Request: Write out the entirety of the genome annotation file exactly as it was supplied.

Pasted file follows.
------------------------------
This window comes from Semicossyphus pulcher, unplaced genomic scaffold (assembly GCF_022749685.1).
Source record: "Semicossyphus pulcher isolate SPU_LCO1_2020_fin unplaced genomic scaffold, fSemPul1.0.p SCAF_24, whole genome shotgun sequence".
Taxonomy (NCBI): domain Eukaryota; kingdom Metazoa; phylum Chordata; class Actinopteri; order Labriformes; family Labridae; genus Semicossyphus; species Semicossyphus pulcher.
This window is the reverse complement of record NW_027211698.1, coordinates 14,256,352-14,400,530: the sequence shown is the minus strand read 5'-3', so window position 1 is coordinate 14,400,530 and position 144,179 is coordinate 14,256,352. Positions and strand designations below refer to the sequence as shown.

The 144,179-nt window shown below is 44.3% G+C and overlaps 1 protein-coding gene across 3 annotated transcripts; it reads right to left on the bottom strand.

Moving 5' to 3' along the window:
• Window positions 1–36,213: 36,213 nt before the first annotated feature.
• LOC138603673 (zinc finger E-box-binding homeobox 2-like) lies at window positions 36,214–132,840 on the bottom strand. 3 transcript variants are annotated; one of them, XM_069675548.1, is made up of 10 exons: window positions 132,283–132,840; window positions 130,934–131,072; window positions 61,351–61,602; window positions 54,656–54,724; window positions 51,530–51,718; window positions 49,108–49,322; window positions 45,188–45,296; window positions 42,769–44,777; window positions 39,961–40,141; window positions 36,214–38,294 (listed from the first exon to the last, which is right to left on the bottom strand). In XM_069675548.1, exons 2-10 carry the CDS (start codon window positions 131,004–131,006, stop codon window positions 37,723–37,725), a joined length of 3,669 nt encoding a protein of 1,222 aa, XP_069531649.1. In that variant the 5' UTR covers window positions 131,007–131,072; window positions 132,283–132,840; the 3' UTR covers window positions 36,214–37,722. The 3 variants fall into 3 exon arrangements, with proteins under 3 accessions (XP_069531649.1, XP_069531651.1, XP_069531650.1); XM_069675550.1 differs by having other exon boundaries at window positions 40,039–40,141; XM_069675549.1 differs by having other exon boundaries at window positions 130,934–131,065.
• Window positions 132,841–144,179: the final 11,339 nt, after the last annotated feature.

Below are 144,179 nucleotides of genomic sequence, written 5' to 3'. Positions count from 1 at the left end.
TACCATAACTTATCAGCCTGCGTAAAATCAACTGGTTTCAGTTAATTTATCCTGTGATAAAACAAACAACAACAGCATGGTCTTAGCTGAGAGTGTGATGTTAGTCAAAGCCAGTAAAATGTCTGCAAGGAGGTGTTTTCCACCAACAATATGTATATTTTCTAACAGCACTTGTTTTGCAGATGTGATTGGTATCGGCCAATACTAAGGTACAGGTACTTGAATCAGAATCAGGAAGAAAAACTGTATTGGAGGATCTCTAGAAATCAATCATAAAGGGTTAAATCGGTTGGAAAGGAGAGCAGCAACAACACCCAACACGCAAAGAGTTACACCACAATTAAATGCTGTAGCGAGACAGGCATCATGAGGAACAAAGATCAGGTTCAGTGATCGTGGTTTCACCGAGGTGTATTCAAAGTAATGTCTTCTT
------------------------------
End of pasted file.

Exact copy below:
This window comes from Semicossyphus pulcher, unplaced genomic scaffold (assembly GCF_022749685.1).
Source record: "Semicossyphus pulcher isolate SPU_LCO1_2020_fin unplaced genomic scaffold, fSemPul1.0.p SCAF_24, whole genome shotgun sequence".
Taxonomy (NCBI): domain Eukaryota; kingdom Metazoa; phylum Chordata; class Actinopteri; order Labriformes; family Labridae; genus Semicossyphus; species Semicossyphus pulcher.
This window is the reverse complement of record NW_027211698.1, coordinates 14,256,352-14,400,530: the sequence shown is the minus strand read 5'-3', so window position 1 is coordinate 14,400,530 and position 144,179 is coordinate 14,256,352. Positions and strand designations below refer to the sequence as shown.

The 144,179-nt window shown below is 44.3% G+C and overlaps 1 protein-coding gene across 3 annotated transcripts; it reads right to left on the bottom strand.

Moving 5' to 3' along the window:
• Window positions 1–36,213: 36,213 nt before the first annotated feature.
• LOC138603673 (zinc finger E-box-binding homeobox 2-like) lies at window positions 36,214–132,840 on the bottom strand. 3 transcript variants are annotated; one of them, XM_069675548.1, is made up of 10 exons: window positions 132,283–132,840; window positions 130,934–131,072; window positions 61,351–61,602; window positions 54,656–54,724; window positions 51,530–51,718; window positions 49,108–49,322; window positions 45,188–45,296; window positions 42,769–44,777; window positions 39,961–40,141; window positions 36,214–38,294 (listed from the first exon to the last, which is right to left on the bottom strand). In XM_069675548.1, exons 2-10 carry the CDS (start codon window positions 131,004–131,006, stop codon window positions 37,723–37,725), a joined length of 3,669 nt encoding a protein of 1,222 aa, XP_069531649.1. In that variant the 5' UTR covers window positions 131,007–131,072; window positions 132,283–132,840; the 3' UTR covers window positions 36,214–37,722. The 3 variants fall into 3 exon arrangements, with proteins under 3 accessions (XP_069531649.1, XP_069531651.1, XP_069531650.1); XM_069675550.1 differs by having other exon boundaries at window positions 40,039–40,141; XM_069675549.1 differs by having other exon boundaries at window positions 130,934–131,065.
• Window positions 132,841–144,179: the final 11,339 nt, after the last annotated feature.

Below are 144,179 nucleotides of genomic sequence, written 5' to 3'. Positions count from 1 at the left end.
TACCATAACTTATCAGCCTGCGTAAAATCAACTGGTTTCAGTTAATTTATCCTGTGATAAAACAAACAACAACAGCATGGTCTTAGCTGAGAGTGTGATGTTAGTCAAAGCCAGTAAAATGTCTGCAAGGAGGTGTTTTCCACCAACAATATGTATATTTTCTAACAGCACTTGTTTTGCAGATGTGATTGGTATCGGCCAATACTAAGGTACAGGTACTTGAATCAGAATCAGGAAGAAAAACTGTATTGGAGGATCTCTAGAAATCAATCATAAAGGGTTAAATCGGTTGGAAAGGAGAGCAGCAACAACACCCAACACGCAAAGAGTTACACCACAATTAAATGCTGTAGCGAGACAGGCATCATGAGGAACAAAGATCAGGTTCAGTGATCGTGGTTTCACCGAGGTGTATTCAAAGTAATGTCTTCTT